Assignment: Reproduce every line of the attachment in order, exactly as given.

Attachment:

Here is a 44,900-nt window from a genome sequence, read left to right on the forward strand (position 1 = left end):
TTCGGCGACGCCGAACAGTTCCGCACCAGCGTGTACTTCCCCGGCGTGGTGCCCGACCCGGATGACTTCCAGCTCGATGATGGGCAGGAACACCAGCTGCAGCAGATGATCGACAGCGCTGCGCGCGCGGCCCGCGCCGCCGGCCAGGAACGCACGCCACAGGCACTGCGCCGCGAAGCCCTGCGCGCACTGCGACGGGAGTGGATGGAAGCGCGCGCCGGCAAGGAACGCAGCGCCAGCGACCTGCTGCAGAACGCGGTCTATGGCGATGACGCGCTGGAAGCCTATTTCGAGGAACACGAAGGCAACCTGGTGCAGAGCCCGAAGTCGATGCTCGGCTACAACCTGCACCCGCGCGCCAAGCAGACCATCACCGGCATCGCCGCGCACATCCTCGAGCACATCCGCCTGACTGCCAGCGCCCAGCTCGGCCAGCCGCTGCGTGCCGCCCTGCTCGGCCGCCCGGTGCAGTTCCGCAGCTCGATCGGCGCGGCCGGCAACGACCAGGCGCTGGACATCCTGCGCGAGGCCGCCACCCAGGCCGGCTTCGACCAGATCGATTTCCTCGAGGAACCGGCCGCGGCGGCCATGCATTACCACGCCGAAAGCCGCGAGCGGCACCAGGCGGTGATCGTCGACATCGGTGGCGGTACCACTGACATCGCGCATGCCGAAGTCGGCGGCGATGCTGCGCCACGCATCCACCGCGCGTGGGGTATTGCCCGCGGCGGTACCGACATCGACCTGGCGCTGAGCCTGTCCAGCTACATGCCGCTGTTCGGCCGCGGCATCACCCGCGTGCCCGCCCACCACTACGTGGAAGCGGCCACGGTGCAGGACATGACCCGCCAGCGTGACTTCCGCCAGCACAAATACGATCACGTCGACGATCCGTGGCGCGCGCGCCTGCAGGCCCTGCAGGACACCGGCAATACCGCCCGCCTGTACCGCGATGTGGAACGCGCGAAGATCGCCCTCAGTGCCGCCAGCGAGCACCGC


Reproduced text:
Here is a 44,900-nt window from a genome sequence, read left to right on the forward strand (position 1 = left end):
TTCGGCGACGCCGAACAGTTCCGCACCAGCGTGTACTTCCCCGGCGTGGTGCCCGACCCGGATGACTTCCAGCTCGATGATGGGCAGGAACACCAGCTGCAGCAGATGATCGACAGCGCTGCGCGCGCGGCCCGCGCCGCCGGCCAGGAACGCACGCCACAGGCACTGCGCCGCGAAGCCCTGCGCGCACTGCGACGGGAGTGGATGGAAGCGCGCGCCGGCAAGGAACGCAGCGCCAGCGACCTGCTGCAGAACGCGGTCTATGGCGATGACGCGCTGGAAGCCTATTTCGAGGAACACGAAGGCAACCTGGTGCAGAGCCCGAAGTCGATGCTCGGCTACAACCTGCACCCGCGCGCCAAGCAGACCATCACCGGCATCGCCGCGCACATCCTCGAGCACATCCGCCTGACTGCCAGCGCCCAGCTCGGCCAGCCGCTGCGTGCCGCCCTGCTCGGCCGCCCGGTGCAGTTCCGCAGCTCGATCGGCGCGGCCGGCAACGACCAGGCGCTGGACATCCTGCGCGAGGCCGCCACCCAGGCCGGCTTCGACCAGATCGATTTCCTCGAGGAACCGGCCGCGGCGGCCATGCATTACCACGCCGAAAGCCGCGAGCGGCACCAGGCGGTGATCGTCGACATCGGTGGCGGTACCACTGACATCGCGCATGCCGAAGTCGGCGGCGATGCTGCGCCACGCATCCACCGCGCGTGGGGTATTGCCCGCGGCGGTACCGACATCGACCTGGCGCTGAGCCTGTCCAGCTACATGCCGCTGTTCGGCCGCGGCATCACCCGCGTGCCCGCCCACCACTACGTGGAAGCGGCCACGGTGCAGGACATGACCCGCCAGCGTGACTTCCGCCAGCACAAATACGATCACGTCGACGATCCGTGGCGCGCGCGCCTGCAGGCCCTGCAGGACACCGGCAATACCGCCCGCCTGTACCGCGATGTGGAACGCGCGAAGATCGCCCTCAGTGCCGCCAGCGAGCACCGC